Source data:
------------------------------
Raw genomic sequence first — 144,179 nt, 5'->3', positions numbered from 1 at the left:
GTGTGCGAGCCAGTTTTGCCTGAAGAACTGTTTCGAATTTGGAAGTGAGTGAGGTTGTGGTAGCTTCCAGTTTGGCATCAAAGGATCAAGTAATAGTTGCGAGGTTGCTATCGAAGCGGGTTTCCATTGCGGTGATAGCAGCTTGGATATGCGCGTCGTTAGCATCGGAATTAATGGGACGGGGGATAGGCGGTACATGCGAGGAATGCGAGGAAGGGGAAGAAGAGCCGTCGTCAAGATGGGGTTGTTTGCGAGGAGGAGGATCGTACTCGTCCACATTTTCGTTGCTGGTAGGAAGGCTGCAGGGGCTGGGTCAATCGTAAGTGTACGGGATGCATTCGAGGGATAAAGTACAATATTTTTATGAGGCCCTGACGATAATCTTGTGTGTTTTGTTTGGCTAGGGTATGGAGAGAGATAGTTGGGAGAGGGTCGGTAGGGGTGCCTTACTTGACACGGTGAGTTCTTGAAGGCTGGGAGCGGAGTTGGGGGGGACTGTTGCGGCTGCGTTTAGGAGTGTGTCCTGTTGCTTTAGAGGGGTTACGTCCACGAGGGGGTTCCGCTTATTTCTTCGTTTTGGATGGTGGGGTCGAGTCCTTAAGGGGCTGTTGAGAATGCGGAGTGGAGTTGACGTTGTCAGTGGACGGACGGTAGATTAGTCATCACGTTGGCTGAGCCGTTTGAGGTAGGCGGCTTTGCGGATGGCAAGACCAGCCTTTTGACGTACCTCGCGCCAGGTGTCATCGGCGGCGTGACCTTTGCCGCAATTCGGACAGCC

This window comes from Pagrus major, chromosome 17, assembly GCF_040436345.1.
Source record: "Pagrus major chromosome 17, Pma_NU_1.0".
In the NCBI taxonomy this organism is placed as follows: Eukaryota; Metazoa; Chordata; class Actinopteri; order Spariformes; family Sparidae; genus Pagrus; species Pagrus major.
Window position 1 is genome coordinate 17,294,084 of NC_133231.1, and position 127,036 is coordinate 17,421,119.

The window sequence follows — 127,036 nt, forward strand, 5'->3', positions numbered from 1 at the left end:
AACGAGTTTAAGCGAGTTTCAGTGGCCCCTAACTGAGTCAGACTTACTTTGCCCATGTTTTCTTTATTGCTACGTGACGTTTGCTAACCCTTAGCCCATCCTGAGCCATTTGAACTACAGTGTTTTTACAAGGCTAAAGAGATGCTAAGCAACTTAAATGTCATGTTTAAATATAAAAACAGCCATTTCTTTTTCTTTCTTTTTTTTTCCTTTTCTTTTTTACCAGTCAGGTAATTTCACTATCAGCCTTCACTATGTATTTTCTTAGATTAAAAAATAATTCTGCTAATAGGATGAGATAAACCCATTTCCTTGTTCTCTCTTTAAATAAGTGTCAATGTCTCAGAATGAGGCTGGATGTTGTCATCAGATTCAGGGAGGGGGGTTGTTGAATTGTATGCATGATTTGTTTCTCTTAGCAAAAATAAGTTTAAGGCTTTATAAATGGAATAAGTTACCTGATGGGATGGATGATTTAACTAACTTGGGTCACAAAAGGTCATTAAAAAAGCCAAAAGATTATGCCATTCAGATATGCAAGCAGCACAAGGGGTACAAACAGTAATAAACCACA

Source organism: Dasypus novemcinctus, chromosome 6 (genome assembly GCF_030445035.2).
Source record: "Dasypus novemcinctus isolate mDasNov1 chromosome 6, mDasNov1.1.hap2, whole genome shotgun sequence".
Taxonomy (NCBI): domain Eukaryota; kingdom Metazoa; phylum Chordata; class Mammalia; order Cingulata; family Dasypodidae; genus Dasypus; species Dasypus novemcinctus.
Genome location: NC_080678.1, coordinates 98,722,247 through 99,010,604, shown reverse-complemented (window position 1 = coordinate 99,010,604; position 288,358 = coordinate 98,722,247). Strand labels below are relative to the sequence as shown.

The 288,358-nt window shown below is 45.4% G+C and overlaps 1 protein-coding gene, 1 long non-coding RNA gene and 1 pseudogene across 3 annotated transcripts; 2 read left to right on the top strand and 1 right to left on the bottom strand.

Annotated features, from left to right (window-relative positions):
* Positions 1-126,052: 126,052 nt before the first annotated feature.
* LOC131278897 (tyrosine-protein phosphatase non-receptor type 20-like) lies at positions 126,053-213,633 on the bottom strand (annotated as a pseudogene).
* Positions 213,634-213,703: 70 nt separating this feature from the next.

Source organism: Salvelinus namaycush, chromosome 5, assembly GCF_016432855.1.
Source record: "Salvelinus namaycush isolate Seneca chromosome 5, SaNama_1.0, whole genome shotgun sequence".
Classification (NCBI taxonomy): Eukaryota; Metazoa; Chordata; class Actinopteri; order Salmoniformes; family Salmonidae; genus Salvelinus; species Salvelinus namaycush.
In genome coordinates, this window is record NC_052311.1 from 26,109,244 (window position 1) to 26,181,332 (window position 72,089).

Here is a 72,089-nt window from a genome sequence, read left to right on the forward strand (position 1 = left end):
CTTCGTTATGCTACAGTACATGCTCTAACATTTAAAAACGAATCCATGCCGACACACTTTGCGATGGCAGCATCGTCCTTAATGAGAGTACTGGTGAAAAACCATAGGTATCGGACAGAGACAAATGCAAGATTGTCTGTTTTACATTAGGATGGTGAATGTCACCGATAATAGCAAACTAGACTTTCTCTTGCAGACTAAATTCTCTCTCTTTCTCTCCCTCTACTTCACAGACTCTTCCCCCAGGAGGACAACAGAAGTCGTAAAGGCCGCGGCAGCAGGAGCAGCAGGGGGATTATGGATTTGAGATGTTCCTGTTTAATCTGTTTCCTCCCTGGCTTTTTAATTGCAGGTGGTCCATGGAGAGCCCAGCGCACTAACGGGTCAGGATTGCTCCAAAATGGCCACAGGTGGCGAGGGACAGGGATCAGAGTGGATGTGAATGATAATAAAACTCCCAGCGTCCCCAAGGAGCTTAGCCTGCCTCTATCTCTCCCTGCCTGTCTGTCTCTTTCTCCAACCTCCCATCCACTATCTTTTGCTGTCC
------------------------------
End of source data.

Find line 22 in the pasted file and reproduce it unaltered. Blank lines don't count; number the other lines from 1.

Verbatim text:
Here is a 72,089-nt window from a genome sequence, read left to right on the forward strand (position 1 = left end):